October 26, 1935 - Article - Think Fast, Captain!, by General Hugh S. Johnson
It will be a tragedy if, in November, 1936, no other choice is offered but a return to Hooverism or a continuation of the present mess.
Between now and then, we should pray - yes, pray - that one of the great parties will offer us the principles of the New Deal of 1932, plus assurance of their faithful fulfillment and minus any possibility of their present perversion.
This was the proposed New Deal!
It was based on a strong foundation in fundamentals. The cornerstone was sound money, a reduction of 25% in the routine cost of Government, a corresponding reduction in taxes, a balance of the budget, a ban on furtive Federal financing and an almost religious devotion to the credit of the United States. (pg. 5)
It was about to embark on an Administration as vast as war. Yet there was not an experienced administrator in the lot - some were visionaries noteworthy for nothing but divergent dreams.
As a matter of fact, the main fault was not here. The best that such a Cabinet could have become was a bulwark or a balance wheel against fantastic diversions from a chartered course. As constituted, it could not even serve in that capacity.
The diversions all originated from without.
Even during the planning of the New Deal, there began to appear - faintly and little considered at first - pressures, and vetoes in advice, from a group then sometimes called "The Harvard Crowd," but later, on account of its leader, Prof. Felix Frankfurter, irreverently yclept the "Happy Hot Dogs."
Shortly after election there began to occur one of the cleverest infiltrations in the history of our Government. There was no noise about it. The professor himself has refused every official connection. His comings and goings are almost surreptitious. Yet he is the most single influential individual in the United States.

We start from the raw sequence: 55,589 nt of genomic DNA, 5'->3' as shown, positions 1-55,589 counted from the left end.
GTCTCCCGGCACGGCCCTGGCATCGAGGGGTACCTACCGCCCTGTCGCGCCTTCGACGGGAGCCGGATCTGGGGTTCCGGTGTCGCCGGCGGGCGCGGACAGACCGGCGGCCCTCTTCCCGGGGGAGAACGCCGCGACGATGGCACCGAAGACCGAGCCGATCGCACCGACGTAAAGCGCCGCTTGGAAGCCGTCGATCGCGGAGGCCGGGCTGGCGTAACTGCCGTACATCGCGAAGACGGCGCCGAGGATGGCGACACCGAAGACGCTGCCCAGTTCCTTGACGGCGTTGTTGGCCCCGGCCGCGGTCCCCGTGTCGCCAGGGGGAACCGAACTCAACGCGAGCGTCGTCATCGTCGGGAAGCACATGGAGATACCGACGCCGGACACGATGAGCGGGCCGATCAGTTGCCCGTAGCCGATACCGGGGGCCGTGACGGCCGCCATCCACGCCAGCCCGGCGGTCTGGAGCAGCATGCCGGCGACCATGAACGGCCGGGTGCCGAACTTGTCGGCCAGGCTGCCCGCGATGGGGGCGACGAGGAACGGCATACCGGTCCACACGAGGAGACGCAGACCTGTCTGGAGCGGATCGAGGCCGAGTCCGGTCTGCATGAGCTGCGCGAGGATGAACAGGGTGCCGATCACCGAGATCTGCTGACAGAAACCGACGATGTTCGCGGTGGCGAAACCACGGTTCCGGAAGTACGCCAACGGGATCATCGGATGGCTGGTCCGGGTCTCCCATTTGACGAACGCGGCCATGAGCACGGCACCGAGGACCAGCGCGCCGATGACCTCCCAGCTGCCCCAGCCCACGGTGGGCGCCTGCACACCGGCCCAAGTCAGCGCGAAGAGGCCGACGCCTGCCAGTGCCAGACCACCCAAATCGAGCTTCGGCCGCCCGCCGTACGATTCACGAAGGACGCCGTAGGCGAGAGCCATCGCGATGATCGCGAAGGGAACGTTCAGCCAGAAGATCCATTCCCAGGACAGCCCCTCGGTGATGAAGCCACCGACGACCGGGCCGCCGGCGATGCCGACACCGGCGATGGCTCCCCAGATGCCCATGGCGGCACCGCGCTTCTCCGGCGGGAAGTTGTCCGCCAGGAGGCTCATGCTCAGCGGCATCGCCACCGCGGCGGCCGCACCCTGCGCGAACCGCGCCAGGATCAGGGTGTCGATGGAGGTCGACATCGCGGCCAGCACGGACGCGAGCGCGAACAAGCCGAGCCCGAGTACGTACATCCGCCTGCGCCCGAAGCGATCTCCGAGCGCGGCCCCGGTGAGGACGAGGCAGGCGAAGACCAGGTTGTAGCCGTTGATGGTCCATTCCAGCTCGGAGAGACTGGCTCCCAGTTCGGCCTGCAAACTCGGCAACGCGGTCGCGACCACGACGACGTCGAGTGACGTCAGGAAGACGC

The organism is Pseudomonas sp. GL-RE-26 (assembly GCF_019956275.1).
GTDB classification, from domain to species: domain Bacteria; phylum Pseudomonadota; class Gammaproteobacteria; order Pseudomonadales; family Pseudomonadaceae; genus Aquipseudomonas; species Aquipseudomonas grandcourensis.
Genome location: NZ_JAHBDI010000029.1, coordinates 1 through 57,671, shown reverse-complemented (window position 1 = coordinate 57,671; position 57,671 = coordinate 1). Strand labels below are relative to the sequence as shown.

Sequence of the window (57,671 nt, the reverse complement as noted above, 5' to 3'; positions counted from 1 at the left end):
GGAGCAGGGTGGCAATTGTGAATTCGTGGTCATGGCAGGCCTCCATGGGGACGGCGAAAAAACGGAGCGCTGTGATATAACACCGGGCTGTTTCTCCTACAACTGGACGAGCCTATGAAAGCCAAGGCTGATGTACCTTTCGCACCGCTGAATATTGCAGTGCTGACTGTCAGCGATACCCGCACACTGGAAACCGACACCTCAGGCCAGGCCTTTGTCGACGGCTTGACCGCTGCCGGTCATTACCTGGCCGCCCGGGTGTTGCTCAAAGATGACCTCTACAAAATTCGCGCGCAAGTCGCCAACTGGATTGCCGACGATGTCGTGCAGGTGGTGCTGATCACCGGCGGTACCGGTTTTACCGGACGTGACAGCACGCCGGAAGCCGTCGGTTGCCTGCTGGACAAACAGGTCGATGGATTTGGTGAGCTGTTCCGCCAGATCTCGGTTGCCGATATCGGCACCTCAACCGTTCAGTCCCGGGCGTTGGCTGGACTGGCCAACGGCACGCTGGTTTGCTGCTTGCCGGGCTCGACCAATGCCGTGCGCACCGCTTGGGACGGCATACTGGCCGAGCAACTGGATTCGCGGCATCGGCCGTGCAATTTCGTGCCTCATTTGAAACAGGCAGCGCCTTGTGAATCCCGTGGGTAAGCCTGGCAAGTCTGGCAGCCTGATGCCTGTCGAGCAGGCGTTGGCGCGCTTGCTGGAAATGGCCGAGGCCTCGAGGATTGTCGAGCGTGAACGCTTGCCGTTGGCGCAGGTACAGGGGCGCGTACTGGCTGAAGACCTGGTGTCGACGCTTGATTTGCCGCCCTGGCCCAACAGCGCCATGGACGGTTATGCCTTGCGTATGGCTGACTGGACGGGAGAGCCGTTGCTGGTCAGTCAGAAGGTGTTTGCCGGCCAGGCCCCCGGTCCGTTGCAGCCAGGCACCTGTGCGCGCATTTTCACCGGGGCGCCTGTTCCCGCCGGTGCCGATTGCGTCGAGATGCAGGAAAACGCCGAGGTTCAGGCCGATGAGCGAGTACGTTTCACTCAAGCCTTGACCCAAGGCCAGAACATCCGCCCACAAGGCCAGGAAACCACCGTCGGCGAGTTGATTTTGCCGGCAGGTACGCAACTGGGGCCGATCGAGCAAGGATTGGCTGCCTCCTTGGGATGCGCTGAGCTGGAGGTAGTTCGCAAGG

His "boys" have been insinuated into obscure but key positions in every vital department - wardens of the marches, inconspicuous but powerful.
They have had a hand in drafting nearly all legislation except NRA, from which they were excluded, with difficulty, by a tour de force.
To them the Constitution is just a foil for clever fencing - an antediluvian joke to be respected in public like a Sacred Cow and regarded in private somewhat as Gertrude Stein probably regards the poet Tennyson, or any other Victorian. (pp. 6, 85)
Comments: Here we see that General Johnson has had a change of heart as far as the New Deal is concerned. He saw that it had been perverted from its original promises. The "Happy Hot Dogs" were the Brain Trust, headed by Professor Felix Frankfurter. He was FDR's number one man. It was Frankfurter and his "boys" that wrote the mass of executive legislation, all in violation of the Constitution. These were the type of people FDR appointed to the Supreme Court as the old justices he despised died and retired.